SPECIFICITY OF DNA METHYLATION

For quite a long time cytosine methylation in DNA was believed to occur mainly, if not exclusively, at CpG dinucleotides (Doskocil & Sorm, 1962; Grippo et al., 1968; Gruenbaum, Stein, Cedar, & Razin, 1981). Even before the methods of DNA sequencing were elaborated, we analyzed 5mC content in pyrimidine sequences isolated from DNA of various animals and plants by chemical hydrolysis and found that most 5mCs in animal DNAs are localized in the monopyrimidine fraction (Pu-5mC-Pu), whereas in plant DNAs significant 5mC quantities are present in sequences such as Pu-5mC-Pu, Pu-5mC-T-Pu, Pu-5mC-C-Pu, and Pu-5mC-5mC-Pu (Kirnos et al., 1981). Thus, animal DNAs seemed to be methylated mostly at CpG dinucleotides, whereas methylation of plant DNAs occurred both at CpG and CpHpG sites. According to our data, in plants up to ~30% 5mCs were localized in non-CpG sequences. This estimation was in a good accordance with the data obtained at the same time by a nearest neighbor method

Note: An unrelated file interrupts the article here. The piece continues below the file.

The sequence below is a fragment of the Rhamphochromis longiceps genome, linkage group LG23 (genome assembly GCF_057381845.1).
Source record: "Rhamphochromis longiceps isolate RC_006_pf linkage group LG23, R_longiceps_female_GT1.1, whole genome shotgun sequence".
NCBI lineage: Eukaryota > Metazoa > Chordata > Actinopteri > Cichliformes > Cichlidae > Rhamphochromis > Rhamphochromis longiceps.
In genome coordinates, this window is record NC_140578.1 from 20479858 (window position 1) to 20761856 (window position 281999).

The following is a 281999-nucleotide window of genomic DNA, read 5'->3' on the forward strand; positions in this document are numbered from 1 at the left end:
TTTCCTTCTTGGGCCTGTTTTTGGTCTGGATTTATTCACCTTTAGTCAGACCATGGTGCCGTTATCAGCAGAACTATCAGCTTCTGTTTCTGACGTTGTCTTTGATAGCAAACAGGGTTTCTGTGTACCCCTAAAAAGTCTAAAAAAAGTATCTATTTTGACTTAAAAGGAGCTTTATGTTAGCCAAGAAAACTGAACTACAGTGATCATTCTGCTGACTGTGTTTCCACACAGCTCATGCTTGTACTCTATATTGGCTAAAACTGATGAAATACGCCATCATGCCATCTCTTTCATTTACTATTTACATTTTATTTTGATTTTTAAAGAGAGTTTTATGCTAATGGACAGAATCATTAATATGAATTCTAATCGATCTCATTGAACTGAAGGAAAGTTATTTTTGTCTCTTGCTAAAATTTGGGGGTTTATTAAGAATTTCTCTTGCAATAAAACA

(Gruenbaum, Naveh-Many, et al., 1981). The presence of 5mC in non-CpG sites in animal DNA was a matter of confusion for quite a long time. In a nearest neighbor analysis of DNA methylation in human spleen DNA, more than 50% total 5mC was found in non-CpG dinucleotides (Woodcock, Crowther, & Diver, 1987). At the time, these data were ascribed to inherent artifacts of the nearest neighbor method used. The matter was resolved when 5mC detection by genomic sequencing techniques arrived. It was shown that in animal cells DNA could be methylated at CpHpG sequences, both de novo and by maintenance type activity, although non-CpG methylation still seemed to be a rather rare phenomenon compared with CpG methylation (Clark et al., 1995; Toth et al., 1990). With the advent of genome-wide approaches to DNA methylation analysis, the non-CpG methylation was shown to be most prevalent in ESCs compared with somatic tissue cells (Ramsahoye et al., 2000). The dominant form of non-CpG methyla- tion in the pluripotent cell types is 5mCpA, whereas in somatic cells CpA, CpT, and CpC are very rare and about equally methylated (Ziller et al., 2011). The enzymes responsible for non-CpG methylation are Dnmt3a and Dnmt3b: KO of their encoding genes leads to a global reduction in non-CpG methylation. The methylation levels of CpG and non-CpG sites are quite distinct. CpG sites are either not methylated at all or fully methylated. In contrast, non-CpG sites have intermediate methylation levels with a median between 30% and 50% (Ziller et al., 2011). Surprisingly, considerable levels of non-CpG methylation were found in brains of mice (Xie et al., 2012) and humans (Varley et al., 2013). In mouse frontal cortex non-CpG and CpG methylations have different genomic distributions; hence, non-CpG methylation could not be a trivial byproduct of CpG methylation. CpHpG and CpHpH methylations negatively correlate with gene expression in the mouse frontal cortex, irrespective of their location in the promoter regions or gene bodies (Xie et al., 2012). Unlike ESCs, CpHpHs are more likely to be methylated than CpHpGs in the mouse and human brains (Varley et al., 2013; Xie et al., 2012). CpH methylation accumulates during early postnatal development to maximal levels of 1.3—1.5% at the end of adolescence before diminishing slightly during aging (Lister et al., 2013). The most rapid increase in DNA methylation occurs during primary phase of synaptogenesis (from 2 to 4 weeks in mouse and at the first 2 years in humans), followed by slower accumulation during later adolescence. In mice the accumulation of 5mCpH from 1 to 4 weeks coincides with a transient increase in expression of the Dnmt3a gene. In genomic DNA purified from a relatively homogeneous population of granule neurons of the adult mouse dentate gyrus, ~25% of all 5mCs were found in mCpH sites, ~4% in mCpHpGs, and ~21% in mCpHpHs (Guo et al., 2014). A majority (~83%) of the human CpH-methylated genes had orthologs that were also CpH methylated in the mouse brain. Thus, the brain CpH methylation marks the conserved sets of genes in both mice and humans. The motif analysis identified a prominent CpApC preference for CpH methylation in neurons, predicting asymmetric methylation patterns on two DNA strands. A periodicity of ~180 bp for neuronal mCpHs was observed, suggesting a relationship to nucleosome positioning. Notably, mCpHs preferentially reside in regions of low CpG density. Both neuronal CpG and CpH methylation are inversely correlated with gene expression throughout the 5' upstream, gene-body, and 3' downstream regions. Thus, CpH methylation is a new layer of epigenetic modulation of the neuronal genome. This concept is reviewed in further detail by Mukamel and Lister in Chapter 4.

 
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